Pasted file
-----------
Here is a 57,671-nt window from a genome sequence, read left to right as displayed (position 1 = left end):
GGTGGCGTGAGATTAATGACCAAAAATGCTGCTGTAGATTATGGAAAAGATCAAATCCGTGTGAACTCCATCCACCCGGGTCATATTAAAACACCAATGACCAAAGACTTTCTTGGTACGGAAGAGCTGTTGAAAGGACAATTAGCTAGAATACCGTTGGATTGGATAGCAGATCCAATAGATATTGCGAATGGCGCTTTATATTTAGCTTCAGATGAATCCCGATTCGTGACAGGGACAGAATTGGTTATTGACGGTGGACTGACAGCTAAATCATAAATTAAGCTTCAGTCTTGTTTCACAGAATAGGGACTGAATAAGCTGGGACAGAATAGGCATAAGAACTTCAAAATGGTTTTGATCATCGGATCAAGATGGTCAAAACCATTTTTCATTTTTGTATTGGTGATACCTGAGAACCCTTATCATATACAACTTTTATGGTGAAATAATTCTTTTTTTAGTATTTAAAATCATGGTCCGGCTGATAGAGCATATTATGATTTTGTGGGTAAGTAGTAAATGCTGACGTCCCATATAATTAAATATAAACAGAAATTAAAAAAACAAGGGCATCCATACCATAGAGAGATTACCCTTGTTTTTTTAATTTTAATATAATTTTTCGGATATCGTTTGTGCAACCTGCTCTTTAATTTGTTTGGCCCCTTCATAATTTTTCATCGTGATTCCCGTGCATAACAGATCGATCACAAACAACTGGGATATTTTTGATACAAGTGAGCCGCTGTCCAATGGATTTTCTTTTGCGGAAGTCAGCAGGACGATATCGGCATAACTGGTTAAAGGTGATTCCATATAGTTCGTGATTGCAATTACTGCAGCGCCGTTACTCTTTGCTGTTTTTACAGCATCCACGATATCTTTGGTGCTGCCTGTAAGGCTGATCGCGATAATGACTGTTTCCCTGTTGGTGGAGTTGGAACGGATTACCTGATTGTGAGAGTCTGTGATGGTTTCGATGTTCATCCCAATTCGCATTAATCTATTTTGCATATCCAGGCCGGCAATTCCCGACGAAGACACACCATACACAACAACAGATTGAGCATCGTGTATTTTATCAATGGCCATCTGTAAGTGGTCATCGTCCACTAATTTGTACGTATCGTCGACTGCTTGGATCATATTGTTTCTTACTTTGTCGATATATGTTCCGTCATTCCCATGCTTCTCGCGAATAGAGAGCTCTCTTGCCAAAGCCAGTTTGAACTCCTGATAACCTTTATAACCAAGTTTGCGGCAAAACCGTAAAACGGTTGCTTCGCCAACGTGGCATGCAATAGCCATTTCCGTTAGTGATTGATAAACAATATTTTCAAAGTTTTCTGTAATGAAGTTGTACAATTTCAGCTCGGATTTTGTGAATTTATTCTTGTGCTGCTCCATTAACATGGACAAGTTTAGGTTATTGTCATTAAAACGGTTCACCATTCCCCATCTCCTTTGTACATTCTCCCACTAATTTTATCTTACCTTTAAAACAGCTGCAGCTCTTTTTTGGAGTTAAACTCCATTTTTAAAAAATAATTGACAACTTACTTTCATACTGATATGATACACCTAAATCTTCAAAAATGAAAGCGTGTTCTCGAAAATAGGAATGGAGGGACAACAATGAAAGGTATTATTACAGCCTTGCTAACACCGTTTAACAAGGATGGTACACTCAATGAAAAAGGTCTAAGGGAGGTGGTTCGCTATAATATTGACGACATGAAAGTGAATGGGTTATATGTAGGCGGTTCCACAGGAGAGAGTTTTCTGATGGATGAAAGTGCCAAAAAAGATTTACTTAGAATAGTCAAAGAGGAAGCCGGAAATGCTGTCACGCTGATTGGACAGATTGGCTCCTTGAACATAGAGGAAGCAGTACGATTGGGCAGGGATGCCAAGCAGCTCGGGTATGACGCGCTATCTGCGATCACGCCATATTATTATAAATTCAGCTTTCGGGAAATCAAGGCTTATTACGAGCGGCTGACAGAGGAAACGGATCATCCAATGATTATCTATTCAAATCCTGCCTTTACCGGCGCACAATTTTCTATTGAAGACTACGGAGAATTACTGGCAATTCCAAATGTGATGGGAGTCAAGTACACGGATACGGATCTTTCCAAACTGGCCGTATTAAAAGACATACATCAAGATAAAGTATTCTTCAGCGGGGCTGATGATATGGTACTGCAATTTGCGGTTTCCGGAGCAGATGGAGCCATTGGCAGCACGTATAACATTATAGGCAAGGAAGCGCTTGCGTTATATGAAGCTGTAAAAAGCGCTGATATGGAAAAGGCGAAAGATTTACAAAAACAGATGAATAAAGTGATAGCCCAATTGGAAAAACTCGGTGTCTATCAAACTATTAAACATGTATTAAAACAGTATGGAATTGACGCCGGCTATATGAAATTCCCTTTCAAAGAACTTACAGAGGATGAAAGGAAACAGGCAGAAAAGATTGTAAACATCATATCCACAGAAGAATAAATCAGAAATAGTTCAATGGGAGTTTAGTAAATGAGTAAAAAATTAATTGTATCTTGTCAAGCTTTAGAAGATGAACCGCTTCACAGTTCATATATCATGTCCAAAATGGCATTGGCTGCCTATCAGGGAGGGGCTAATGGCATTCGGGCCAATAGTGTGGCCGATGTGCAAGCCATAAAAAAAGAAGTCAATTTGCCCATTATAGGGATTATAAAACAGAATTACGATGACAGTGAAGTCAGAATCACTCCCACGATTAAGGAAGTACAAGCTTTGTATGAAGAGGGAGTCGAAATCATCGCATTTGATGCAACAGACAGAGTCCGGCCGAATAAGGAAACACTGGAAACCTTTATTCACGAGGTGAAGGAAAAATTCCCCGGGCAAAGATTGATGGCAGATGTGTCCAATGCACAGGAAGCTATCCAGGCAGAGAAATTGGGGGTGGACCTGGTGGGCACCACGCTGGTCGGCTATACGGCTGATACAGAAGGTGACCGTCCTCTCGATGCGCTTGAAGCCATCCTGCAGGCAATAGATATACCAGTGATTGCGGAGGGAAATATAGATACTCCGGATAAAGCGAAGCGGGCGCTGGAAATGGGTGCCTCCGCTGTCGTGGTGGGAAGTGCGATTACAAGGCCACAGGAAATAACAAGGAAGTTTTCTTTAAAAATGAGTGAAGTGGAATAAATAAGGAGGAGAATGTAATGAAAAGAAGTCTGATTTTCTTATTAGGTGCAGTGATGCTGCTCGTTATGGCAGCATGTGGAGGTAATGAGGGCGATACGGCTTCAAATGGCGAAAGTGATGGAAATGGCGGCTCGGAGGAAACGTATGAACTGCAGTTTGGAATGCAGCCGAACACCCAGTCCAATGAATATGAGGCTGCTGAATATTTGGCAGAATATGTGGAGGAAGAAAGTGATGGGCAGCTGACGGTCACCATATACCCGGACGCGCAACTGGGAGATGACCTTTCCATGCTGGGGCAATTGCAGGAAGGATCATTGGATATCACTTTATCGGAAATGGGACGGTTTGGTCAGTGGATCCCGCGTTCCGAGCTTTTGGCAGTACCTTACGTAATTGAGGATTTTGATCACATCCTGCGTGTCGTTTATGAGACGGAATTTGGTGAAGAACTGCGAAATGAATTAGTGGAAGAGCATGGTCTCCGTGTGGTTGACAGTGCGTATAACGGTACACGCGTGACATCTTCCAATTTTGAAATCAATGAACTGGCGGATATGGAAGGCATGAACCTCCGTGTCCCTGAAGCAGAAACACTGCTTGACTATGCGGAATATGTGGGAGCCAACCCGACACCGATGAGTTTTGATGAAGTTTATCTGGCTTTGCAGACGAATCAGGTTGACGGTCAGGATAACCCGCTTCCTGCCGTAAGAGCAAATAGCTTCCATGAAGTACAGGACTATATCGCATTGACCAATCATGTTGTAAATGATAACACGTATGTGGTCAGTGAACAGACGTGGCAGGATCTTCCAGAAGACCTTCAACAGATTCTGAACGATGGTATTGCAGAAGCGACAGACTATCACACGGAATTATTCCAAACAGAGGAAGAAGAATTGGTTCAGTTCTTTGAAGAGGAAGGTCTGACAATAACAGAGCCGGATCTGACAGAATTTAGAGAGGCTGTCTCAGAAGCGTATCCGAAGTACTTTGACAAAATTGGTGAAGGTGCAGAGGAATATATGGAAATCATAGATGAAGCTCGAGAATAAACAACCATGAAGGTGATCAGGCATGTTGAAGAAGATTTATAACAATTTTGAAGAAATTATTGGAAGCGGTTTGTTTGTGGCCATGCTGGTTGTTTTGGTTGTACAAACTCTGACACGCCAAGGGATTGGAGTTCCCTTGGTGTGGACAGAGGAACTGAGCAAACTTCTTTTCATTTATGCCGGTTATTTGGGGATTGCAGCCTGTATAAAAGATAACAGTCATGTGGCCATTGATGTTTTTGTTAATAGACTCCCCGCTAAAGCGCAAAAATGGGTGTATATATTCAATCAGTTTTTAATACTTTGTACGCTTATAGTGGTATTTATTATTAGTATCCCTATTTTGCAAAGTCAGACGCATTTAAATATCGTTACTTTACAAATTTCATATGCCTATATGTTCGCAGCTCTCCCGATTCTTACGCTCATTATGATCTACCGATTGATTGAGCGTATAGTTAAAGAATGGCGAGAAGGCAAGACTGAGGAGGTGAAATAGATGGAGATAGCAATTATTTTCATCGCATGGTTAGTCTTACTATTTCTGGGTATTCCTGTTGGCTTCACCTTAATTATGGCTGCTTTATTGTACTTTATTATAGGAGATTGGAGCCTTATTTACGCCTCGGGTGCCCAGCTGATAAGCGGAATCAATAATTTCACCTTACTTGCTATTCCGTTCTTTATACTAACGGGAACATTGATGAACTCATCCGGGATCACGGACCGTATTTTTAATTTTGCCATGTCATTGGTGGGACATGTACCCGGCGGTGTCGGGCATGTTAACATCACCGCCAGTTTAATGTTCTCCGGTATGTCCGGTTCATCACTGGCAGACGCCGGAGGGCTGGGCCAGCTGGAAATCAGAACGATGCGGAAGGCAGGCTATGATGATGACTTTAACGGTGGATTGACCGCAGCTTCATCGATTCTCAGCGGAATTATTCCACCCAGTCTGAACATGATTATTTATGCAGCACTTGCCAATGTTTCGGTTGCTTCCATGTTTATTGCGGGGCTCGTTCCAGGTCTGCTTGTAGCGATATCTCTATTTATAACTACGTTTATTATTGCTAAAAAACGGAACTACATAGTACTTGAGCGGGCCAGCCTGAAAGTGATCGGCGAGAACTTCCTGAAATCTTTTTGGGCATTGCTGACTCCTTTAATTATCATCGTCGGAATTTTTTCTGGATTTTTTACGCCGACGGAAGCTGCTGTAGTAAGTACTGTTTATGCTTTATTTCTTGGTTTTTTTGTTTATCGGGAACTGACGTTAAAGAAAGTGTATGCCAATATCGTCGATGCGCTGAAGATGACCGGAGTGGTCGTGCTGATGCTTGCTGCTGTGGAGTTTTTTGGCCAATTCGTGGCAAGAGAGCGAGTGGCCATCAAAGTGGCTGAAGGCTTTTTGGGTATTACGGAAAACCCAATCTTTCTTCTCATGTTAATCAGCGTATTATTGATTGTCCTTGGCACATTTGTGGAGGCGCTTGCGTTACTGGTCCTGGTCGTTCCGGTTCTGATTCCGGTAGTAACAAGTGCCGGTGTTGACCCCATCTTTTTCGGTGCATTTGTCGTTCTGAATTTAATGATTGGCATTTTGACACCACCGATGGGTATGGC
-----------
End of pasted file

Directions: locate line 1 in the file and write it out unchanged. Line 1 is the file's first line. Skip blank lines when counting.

Here is a 57,671-nt window from a genome sequence, read left to right as displayed (position 1 = left end):